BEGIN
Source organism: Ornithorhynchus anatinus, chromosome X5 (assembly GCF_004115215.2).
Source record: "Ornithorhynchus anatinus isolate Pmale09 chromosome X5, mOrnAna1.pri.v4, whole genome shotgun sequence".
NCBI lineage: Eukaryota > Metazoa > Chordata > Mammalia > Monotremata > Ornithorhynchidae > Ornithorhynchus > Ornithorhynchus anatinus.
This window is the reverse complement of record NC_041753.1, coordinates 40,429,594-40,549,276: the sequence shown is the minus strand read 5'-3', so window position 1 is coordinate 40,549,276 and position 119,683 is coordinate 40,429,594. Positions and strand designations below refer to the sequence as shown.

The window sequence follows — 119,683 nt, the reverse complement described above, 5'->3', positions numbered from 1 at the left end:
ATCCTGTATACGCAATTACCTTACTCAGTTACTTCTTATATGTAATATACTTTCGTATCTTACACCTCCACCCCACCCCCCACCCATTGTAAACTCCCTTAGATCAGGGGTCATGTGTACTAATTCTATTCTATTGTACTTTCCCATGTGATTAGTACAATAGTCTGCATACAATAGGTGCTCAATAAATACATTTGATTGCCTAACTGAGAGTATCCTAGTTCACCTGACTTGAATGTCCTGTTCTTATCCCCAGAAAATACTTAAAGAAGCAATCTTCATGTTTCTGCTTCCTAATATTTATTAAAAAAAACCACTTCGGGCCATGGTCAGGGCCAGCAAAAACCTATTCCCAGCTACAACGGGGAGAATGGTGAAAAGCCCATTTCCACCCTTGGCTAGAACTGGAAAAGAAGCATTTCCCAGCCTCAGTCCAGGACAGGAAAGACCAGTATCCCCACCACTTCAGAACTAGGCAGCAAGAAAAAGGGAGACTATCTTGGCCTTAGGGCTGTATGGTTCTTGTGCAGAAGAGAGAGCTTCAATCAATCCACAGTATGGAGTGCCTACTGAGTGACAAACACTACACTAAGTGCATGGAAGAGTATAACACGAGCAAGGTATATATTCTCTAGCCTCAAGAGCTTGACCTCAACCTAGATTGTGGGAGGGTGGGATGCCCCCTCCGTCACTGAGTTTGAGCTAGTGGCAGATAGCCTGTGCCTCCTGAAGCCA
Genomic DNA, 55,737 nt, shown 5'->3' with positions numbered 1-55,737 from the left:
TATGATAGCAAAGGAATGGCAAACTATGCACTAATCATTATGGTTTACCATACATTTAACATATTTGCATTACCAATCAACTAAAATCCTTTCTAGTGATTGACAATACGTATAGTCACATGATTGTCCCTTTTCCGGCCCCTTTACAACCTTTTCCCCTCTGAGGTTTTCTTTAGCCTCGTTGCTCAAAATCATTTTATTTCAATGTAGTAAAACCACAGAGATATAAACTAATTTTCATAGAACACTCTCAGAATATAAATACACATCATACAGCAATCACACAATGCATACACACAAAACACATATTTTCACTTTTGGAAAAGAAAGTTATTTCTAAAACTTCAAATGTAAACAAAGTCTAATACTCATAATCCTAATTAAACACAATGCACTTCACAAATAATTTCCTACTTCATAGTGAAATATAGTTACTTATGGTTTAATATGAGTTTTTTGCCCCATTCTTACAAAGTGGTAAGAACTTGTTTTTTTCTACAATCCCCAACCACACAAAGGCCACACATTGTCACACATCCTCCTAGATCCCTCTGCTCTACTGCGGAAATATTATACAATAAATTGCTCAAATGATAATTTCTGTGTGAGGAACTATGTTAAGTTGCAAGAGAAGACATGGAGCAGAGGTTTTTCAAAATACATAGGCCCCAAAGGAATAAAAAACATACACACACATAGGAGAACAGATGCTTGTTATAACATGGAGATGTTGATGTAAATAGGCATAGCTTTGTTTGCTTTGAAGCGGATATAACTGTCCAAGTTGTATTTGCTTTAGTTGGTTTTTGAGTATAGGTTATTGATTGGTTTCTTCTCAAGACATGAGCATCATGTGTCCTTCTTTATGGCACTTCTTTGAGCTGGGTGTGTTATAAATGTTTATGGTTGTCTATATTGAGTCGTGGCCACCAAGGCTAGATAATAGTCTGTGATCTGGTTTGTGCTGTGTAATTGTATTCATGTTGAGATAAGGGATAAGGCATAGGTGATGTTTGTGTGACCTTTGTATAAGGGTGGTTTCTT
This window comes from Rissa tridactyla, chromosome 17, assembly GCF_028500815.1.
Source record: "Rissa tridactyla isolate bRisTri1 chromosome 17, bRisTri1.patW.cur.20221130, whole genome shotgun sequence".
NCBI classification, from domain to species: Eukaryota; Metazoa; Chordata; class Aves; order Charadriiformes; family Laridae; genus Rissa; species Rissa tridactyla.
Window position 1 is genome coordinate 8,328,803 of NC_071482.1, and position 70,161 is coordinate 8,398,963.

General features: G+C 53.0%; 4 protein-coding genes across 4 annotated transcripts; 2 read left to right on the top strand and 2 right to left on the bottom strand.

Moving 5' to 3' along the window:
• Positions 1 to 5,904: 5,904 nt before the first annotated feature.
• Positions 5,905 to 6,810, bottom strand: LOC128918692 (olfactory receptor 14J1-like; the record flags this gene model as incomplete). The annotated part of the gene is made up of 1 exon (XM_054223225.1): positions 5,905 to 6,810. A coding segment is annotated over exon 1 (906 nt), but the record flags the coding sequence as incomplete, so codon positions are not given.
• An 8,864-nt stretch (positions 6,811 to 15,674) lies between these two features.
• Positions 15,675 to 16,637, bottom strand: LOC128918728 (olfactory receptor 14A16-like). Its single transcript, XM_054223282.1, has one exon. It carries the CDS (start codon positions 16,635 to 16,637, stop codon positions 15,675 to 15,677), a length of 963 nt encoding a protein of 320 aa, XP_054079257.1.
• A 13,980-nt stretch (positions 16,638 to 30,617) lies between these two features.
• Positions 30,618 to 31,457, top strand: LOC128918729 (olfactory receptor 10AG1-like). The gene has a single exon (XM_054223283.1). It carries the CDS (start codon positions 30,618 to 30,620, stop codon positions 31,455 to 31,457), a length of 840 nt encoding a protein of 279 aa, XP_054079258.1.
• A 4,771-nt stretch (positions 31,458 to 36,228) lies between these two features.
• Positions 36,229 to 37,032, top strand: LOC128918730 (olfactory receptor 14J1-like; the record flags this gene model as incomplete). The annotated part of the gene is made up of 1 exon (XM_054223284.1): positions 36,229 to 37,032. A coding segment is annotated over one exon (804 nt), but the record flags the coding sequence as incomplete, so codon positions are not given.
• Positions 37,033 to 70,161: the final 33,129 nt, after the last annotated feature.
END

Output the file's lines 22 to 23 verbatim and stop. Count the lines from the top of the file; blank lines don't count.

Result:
• Positions 36,229 to 37,032, top strand: LOC128918730 (olfactory receptor 14J1-like; the record flags this gene model as incomplete). The annotated part of the gene is made up of 1 exon (XM_054223284.1): positions 36,229 to 37,032. A coding segment is annotated over one exon (804 nt), but the record flags the coding sequence as incomplete, so codon positions are not given.
• Positions 37,033 to 70,161: the final 33,129 nt, after the last annotated feature.